be reprinted, the original copy destroyed, and the corrected copy
placed in the files in its stead.... In this way every prediction
made by the Party could be shown by documentary evidence to have
been correct; nor was any item of news, or any expression of
opinion, which conflicted with the needs of the moment, ever
allowed to remain on record."
George Orwell, 1984
The Motive. Our hospital brought in an attorney to give
a presentation that was supposed to "scare all of us real good"
so that we would become better documenters and more compliant
with government regulations. He apparently talked with an FBI
agent in Buffalo recently and was told that four or five more FBI
agents had been added in this area for the sole purpose of
investigating health care fraud. The main reason is not that
there is necessarily a lot of fraud, but that health care is a
major part of the economy in western New York State. In other
words, there is a lot of money that the government feels it can
get its hands on.
Lawrence R. Huntoon, M.D., Ph.D., Jamestown, NY
Spending Levels. Who is to say what the "right" level
of spending is for a given purpose? The U.S. spends much less on
food as a percent of GDP than many other nations. Does that mean
that we are starving? We spend a lot more on entertainment than
most ($495 billion). So what? Who cares?
If we look only at government (involuntary, coerced)
spending on "health care," the U.S. is at about the same level as
other developed countries. The rest is voluntary, private
spending that we choose over other uses of our money. Who dares
to say that we should be forbidden to spend our own money for
medical care-other than the World Health Organization, of course?
Greg Scandlen, National Center for Policy Analysis
Where Bills Come From. Many Republicans were surprised
to find language in nearly every health care reform bill passed
since 1994 that is identical to provisions of the Clinton health
plan, which failed in 1994. When confronted with that fact,
members responded that they didn't read the bill.
The bill came from the computer files of staff members. The
party of the committee chairman may have changed; but the
language in the computers didn't.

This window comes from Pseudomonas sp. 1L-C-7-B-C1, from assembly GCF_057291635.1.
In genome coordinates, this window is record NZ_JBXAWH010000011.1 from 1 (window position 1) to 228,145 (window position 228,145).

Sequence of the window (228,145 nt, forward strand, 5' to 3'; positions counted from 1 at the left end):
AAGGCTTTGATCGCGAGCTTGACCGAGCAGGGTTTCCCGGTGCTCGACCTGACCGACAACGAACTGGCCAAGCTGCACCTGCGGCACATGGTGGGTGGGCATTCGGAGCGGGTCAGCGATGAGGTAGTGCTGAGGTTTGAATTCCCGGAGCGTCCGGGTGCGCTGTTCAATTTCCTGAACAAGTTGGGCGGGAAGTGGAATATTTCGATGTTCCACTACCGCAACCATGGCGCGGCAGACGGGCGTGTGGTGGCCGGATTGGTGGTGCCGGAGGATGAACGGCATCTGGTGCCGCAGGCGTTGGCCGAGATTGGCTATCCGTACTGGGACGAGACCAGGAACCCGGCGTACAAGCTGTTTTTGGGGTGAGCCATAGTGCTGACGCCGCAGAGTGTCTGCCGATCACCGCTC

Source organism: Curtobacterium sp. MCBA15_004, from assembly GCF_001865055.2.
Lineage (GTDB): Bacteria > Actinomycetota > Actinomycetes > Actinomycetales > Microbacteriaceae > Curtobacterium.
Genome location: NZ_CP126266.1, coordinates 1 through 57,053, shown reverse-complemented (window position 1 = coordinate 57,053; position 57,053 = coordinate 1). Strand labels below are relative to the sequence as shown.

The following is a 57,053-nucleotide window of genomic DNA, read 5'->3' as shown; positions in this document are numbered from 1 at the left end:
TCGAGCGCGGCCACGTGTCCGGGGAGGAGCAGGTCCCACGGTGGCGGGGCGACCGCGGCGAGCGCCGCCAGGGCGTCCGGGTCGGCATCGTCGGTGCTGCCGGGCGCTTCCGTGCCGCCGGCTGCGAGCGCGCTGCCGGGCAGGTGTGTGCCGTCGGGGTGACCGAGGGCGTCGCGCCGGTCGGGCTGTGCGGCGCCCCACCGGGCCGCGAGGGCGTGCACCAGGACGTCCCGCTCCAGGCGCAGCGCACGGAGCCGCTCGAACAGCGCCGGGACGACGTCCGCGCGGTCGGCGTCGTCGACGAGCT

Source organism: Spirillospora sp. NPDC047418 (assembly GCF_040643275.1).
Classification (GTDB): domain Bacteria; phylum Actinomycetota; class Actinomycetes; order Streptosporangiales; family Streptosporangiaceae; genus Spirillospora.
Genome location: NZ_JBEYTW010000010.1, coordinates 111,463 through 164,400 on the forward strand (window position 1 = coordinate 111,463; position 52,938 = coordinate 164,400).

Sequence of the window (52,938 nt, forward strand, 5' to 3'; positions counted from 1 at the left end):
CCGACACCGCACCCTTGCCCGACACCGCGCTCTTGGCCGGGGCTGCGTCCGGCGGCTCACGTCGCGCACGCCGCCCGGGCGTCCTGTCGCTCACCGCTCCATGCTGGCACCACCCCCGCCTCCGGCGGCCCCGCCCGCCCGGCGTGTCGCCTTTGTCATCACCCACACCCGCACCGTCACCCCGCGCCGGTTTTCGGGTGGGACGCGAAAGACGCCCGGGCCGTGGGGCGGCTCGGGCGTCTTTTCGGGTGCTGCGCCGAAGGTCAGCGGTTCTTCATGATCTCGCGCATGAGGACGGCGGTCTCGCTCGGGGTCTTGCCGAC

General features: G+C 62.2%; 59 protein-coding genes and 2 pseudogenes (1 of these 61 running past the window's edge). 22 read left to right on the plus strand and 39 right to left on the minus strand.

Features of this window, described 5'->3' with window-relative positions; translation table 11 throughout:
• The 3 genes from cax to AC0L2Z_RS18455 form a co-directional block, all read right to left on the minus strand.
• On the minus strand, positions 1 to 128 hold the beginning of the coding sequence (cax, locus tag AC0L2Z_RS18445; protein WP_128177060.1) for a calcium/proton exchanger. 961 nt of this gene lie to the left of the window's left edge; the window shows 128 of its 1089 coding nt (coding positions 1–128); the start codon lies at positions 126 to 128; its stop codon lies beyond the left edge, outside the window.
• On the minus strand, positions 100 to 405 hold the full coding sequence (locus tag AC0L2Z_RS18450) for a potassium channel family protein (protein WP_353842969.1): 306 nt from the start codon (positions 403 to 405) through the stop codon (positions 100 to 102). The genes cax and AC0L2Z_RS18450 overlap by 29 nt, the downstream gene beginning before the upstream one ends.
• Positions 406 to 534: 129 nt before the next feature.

Ernest J. White, Alexandria, VA
Ritalin Abuse. Congratulations to AAPS for the articles
on drug abuse, Ritalin, and ADHD [see AAPS News Jan 2001]. You bring out a very serious
public health problem that has been largely ignored by physicians
and the public. The scientific validity of ADHD has been taken
for granted. So has the need for Ritalin and other psychotropic
drugs for young children whose school behavior is considered
pathological. Perhaps the worst part is that the state, with all
its enforcement powers, is behind the whole operation....
Note that the use of the term (Mental) Illness is inconsis-
tent with the DSM classification of the APA, which speaks of
"disorder" (the last "d" in ADHD)....Medical student Winston
Chiong has written an important reminder that the use of the term
"disease" should be reassessed (MS-JAMA, 1/3/01, p. 89).
Diagnoses are often given too liberally without regard to the
social and economic consequences [to the patient]....
Nelson Borelli, M.D., Northwestern Univ. Medical
Peer Review Abuse. AAPS is the only organization I know
of, except for the Semmelweis Society, that has ever taken any
interest in the terrible problem of sham physician peer review. I
am dismayed that there is virtually no avenue of redress for the
physician targeted for bad-faith peer review. By the time the
process is well underway, he is probably doomed. I suggest that
at the first hint of an attack on a physician's staff
privileges or medical license, he should go into a state of
general alarm and spare no expense or effort at immediately
attacking the process. Waiting and hoping that things may not be
so bad after all seals the doctor's fate-just as delay in the use
of potent antibiotics in the face of a serious bacterial
infection leads to sepsis and death.
Edwin Day, M.D., Lafayette, LA
MSAs Catch on Slowly. Within my 20-employee company, we
implemented an MSA option in 1997. An employee can pick the $500
deductible "traditional" plan or the MSA. Initially, I was only
able to persuade half to pick the MSA, but as the MSA enrollees
have experienced significant accumulations and better coverage,
all but one have converted to MSA.
Proposals that require the employer to pick one or the other
plan, but not both, create too much tension. Not wanting to rock
the boat, the employer picks the traditional plan. Giving the
employee the option enhances the market penetration of MSAs.
Art Jetter, Jr., Omaha, NE
A Corrupt System. I belong to the Christian Brotherhood
Newsletter, a group of people who agree to donate a certain
amount each month to help other members pay real medical bills.
It is not insurance, so we are considered self-pay. One member
broke her hip, incurring $40,000 in hospital bills. The financial
department said the best they could do was a 10% discount. She
balked, knowing that HMOs or Medicare would never pay that much.
They encouraged her to apply for "charity" care. Here is the
zinger: "We would prefer government payment to your cash, so we
will qualify for more government aid in the future."
We will pay the bill, but not until we make some big waves.
We will negotiate a better discount for cash.
Alieta Eck, M.D., Somerset, NJ
Legislative AlertAdults Are Taking Charge of The
President-Elect George W. Bush presented the American people
with a strong and remarkably detailed policy agenda, ranging from
substantial reform of Social Security and Medicare to ambitious
education and tax-reduction initiatives. His Cabinet choices-from
General Colin Powell and Donald Rumsfeld to Governor Tommy
Thompson and John Ashcroft -demonstrate that he is serious and
that he understands a crucial fact: Personnel is Policy. You
can't get a solid agenda for change enacted unless you have
capable and committed people to promote it.
When the President-Elect met with Congressional leaders on
December 2, 2000, he said: "I'm going to remind both the Speaker
and the leadership about the agenda that I've talked about. I